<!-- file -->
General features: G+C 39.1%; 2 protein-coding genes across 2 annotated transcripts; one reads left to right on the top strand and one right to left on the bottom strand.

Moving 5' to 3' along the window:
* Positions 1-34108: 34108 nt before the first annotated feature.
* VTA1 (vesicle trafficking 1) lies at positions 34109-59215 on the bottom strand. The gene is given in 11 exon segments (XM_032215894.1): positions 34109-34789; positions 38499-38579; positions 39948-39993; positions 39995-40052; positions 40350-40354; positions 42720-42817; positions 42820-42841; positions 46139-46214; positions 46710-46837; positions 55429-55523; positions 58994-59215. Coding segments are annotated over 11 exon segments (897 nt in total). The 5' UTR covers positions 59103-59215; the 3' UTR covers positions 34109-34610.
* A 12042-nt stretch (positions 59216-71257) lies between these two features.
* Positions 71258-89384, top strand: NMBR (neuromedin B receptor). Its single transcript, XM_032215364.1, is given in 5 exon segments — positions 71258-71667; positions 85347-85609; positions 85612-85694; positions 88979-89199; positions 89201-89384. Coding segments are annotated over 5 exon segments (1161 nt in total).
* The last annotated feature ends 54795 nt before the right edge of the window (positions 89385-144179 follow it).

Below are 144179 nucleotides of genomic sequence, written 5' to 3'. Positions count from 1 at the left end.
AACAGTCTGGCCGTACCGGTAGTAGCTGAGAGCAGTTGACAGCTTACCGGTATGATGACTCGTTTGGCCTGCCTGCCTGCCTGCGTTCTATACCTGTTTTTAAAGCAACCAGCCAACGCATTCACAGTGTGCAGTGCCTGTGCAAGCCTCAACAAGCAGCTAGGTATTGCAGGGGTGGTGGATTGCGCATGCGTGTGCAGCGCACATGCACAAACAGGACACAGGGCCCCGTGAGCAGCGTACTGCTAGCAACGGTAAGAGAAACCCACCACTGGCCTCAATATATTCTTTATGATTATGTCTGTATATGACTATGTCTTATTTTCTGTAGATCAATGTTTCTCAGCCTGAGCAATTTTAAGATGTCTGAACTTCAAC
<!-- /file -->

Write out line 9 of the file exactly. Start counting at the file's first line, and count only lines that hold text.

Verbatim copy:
AACAGTCTGGCCGTACCGGTAGTAGCTGAGAGCAGTTGACAGCTTACCGGTATGATGACTCGTTTGGCCTGCCTGCCTGCCTGCGTTCTATACCTGTTTTTAAAGCAACCAGCCAACGCATTCACAGTGTGCAGTGCCTGTGCAAGCCTCAACAAGCAGCTAGGTATTGCAGGGGTGGTGGATTGCGCATGCGTGTGCAGCGCACATGCACAAACAGGACACAGGGCCCCGTGAGCAGCGTACTGCTAGCAACGGTAAGAGAAACCCACCACTGGCCTCAATATATTCTTTATGATTATGTCTGTATATGACTATGTCTTATTTTCTGTAGATCAATGTTTCTCAGCCTGAGCAATTTTAAGATGTCTGAACTTCAAC